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ANCESTRAL PUEBLO SINAGUA


Basketmaker II
Basketmaker III
   

Ancestral Pubelo refers to the ancient agricultalists who lived in the Northern portions of American Southwest for about 4000 years ago until the time of European contact in AD 1540. Historically, Ancestral Pueblo archaeological remains have been referred to as 'Anasazi'.

Anasazi is a modified Navajo word traditionally used by archaeologists to refer to the entire geographical and temporal range of Ancestral Pueblo Peoples in the northern portions of the Southwest. Native Pueblo people have their own terms for their ancestors (for example, “Hisatsinom” is the term the Hopi use for their ancestors), and there are several such terms. The traditional archaeological term “Anasazi” will be commonly encountered in the published literature and is commonly used by the archaeologists working for the Navajo Nation. In this website, we use the term “Ancestral Pueblo” to refer to remains previously termed Anasazi.

Across approximately 2,500 years of time and several hundred thousand square kilometers, Ancestral Pueblo remain undoubtedly represent a wide diversity of language groups, religious practices, settlement patterns, and adaptations. There is little doubt that the degree of cultural diversity among modern Pueblo peoples was mirrored in the past, and at particular times there may have been even more diversity among prehistoric Pueblo peoples than there was at the time of European contact. Please keep this in mind as you consider the variation from region to region in Ancestral Pueblo.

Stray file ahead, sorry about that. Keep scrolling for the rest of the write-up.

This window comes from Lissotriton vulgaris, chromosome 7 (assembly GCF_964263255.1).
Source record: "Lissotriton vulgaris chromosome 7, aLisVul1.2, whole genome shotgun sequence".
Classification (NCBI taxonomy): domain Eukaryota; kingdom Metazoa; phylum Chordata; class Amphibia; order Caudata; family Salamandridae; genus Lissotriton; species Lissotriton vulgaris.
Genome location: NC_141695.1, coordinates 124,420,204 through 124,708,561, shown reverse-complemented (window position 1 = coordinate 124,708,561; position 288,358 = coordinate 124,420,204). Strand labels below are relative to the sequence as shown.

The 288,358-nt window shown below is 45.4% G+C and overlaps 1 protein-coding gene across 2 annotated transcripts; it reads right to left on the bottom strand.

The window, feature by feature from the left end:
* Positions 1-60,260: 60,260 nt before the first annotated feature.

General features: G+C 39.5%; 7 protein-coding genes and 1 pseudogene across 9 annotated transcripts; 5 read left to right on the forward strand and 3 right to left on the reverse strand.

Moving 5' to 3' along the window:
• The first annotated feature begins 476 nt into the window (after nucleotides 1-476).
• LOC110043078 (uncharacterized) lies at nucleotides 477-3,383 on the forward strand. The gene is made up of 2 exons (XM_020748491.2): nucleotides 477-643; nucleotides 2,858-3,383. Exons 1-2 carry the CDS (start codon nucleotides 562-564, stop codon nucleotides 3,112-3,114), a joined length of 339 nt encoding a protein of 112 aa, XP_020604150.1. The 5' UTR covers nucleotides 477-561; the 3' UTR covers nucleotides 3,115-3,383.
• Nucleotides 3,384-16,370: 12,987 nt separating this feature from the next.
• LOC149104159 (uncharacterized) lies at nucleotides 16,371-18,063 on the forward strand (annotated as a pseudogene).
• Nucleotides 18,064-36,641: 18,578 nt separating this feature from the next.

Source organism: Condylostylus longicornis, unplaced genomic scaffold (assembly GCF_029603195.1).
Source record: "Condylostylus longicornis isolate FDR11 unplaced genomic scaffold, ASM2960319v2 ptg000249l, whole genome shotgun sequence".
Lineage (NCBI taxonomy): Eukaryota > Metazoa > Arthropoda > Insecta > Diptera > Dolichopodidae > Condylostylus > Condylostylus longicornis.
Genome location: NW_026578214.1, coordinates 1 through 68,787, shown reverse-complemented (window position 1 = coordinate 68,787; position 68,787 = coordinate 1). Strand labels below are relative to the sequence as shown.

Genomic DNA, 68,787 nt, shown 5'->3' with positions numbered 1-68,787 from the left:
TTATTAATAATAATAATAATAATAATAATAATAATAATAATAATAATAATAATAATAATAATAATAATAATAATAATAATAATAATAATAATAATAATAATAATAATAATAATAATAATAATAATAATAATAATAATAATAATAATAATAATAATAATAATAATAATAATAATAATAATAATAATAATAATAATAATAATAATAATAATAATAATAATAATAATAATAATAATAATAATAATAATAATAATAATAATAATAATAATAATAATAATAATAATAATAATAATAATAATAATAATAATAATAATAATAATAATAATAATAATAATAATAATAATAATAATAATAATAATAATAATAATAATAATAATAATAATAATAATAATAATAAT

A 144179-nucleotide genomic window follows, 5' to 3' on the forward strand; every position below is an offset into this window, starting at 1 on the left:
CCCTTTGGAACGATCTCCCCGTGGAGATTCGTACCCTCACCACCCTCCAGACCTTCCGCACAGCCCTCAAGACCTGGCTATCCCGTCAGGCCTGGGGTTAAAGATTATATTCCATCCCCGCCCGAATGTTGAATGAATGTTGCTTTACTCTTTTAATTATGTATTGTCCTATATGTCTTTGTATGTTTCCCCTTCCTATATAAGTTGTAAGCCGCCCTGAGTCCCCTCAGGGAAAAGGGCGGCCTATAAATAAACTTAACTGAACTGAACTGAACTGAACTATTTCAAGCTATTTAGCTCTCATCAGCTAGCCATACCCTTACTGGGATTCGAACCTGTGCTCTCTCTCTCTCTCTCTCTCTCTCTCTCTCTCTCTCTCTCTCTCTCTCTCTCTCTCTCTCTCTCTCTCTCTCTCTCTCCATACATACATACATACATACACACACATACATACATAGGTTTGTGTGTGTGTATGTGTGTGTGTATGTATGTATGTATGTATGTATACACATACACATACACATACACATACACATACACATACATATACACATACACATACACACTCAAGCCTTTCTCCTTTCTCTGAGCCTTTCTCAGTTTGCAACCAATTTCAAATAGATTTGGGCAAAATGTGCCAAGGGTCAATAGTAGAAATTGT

Most of what is discussed here ertains to the Ancestral Pueblo groups centered on the Four Corners area (intersection of New Mexico, Arizona, Utah, and Colorado), but parts of this sequence and some of the stage-level generalizations extend into other areas (e.g., the Rio Grande) as well. The purpose of this website is to describe the general, stage-level cultural developments that took place across broad areas of the northern Southwest.

 

Dept. of Anthropology, P.O. Box 15200,
Northern Arizona University, Flagstaff, Arizona 86011-5200, USA.
email: anthrolab@nau.edu